The broad aim of the Growing up in Ireland study is to examine factors which contribute to or undermine the well-being of children in contemporary Ireland. The output from the study is expected to contribute to the formulation of effective policies and design of services which address issues pertinent to the lives of children and their families. The study is closely aligned to the National Children‟s Strategy (2000) which identifies as one of its principal aims that children‟s lives will be better understood, and will benefit from evaluation, research, and information on their needs and rights and on the effectiveness of services.

2. CONCEPTUAL FRAMEWORK The conceptual framework adopted by Growing Up in Ireland emphasises children‟s connectedness to the world in which they live. The study embraces a dynamic systems perspective founded on five insights from different disciplines: ecology, dynamic connectedness, probabilism, period effects, and the agency of the child in the developmental process (Greene et al., 2009). The bioecological model proposed by Urie Bronfenbrenner is a key tool in operationalising this perspective. This model highlights the importance of considering the multi-faceted and multi-layered nature of the influences on development over the life course (Bronfenbrenner, 1979, 1993; Bronfenbrenner & Morris, 2006). To emphasise this conceptualisation of children and in recognition of children‟s agency in their own lives, the qualitative study gives a more rounded picture of the children as individuals, in order to get a stronger sense of the complexity and diversity of each child‟s experience of the world. The qualitative study is child-centred in that child issues and children‟s experience are the primary focus.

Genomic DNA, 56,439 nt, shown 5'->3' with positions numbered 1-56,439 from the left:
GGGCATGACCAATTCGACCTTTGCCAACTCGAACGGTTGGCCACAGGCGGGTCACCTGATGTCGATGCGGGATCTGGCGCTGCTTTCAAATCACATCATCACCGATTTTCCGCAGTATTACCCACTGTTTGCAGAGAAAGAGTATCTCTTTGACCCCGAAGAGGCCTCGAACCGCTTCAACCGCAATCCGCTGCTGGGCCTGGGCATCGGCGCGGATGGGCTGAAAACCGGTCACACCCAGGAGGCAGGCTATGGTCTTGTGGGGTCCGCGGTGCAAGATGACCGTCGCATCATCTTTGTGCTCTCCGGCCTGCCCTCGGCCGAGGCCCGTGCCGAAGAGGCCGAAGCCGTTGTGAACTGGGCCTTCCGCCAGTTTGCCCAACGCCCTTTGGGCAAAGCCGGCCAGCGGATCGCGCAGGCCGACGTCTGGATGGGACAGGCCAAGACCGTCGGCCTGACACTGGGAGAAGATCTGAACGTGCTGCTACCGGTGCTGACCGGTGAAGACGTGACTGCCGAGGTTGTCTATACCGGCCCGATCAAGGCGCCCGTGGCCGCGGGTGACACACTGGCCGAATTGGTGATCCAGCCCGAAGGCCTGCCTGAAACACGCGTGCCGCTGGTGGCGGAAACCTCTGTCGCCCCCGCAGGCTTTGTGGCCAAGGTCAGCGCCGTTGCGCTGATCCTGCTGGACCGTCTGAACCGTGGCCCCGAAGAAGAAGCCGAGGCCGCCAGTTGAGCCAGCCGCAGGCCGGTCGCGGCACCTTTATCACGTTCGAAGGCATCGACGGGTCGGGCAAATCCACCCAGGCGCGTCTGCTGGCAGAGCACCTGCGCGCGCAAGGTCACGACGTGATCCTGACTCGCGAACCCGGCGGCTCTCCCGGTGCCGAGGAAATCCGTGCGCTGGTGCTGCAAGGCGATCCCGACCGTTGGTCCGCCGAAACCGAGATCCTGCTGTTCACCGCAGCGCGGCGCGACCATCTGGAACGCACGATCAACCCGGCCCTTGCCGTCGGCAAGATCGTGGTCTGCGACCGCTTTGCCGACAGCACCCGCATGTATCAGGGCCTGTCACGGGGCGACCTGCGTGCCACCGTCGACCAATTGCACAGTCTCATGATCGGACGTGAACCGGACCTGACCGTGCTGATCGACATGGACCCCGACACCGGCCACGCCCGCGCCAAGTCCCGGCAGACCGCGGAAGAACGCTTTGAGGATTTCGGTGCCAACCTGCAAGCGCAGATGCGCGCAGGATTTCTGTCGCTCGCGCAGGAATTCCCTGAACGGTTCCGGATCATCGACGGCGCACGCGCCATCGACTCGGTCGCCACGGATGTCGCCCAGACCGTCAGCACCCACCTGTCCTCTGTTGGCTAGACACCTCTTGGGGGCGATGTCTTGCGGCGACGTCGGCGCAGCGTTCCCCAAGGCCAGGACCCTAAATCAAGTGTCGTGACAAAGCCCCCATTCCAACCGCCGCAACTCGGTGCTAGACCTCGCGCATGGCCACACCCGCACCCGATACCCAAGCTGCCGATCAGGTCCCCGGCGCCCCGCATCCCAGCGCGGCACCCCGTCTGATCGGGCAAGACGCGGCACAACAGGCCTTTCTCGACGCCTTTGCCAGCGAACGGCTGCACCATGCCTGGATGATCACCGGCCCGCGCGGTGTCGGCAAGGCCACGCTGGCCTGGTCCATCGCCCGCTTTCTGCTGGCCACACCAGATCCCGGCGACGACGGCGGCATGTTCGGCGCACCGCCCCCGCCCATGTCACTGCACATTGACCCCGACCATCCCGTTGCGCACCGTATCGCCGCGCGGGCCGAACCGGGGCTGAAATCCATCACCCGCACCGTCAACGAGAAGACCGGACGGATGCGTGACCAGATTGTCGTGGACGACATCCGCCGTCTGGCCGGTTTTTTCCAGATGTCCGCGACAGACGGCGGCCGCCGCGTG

3. DESIGN AND METHODS Interview schedules for the qualitative study were developed for use with children and parents. The selection of questions and interview methods was informed by the literature review and guided by an advisory panel of experts in qualitative research. In addition, the Children‟s Advisory Forum (CAF), a panel of children established by Growing Up in Ireland, was involved in the design and selection of the methods. The CAF was made up of 84 children who sat on 12 committees in schools across Ireland. The developmental appropriateness of the methods was tested by the CAF and through pre-pilot and pilot assessment.

The child‟s interview schedule was semi-structured and designed to be both interesting and enjoyable for the nine-year-old participants, while also gathering important information for the study. A variety of prompts and activities were interspersed with the interview questions. To cater for children with diverse abilities, a mixture of visual and verbal methods was also employed. All interview schedules and materials can be found in Appendix 1.

The main topics explored in the interview with the nine-year-old child were:

1. Wellness, health, and physical development;

2. Emotional development;

Child‟s relationships;


4. Growing up and transition to adolescence;

5. Family and parenting;

6. Community, neighbourhood and sense of citizenship.

The methods used were:

–  –  –

In the interviews with parents, family photographs were used as an ice-breaker and to generate discussion of family routines, activities and relationships. The topics explored in the parents‟ interview


Parents‟ perception of the child 1.

2. Parent-child relationship

3. Perception of being a parent

4. Family decision-making

5. Parental concerns and aspirations for their children

3.1 Profile of children and families

A total of 120 families from the nine-year cohort participated in the qualitative study. There were 58 girls (47.5%) and 64 (52.5%) boys, including two sets of twins. During the quantitative study, the families were invited to sign a consent form to have their name put forward for selection into the qualitative sample.

The qualitative sample was stratified according to socio-economic status, rurality, and number of resident parents, with reference to the characteristics of the achieved sample.

3.2 Data analysis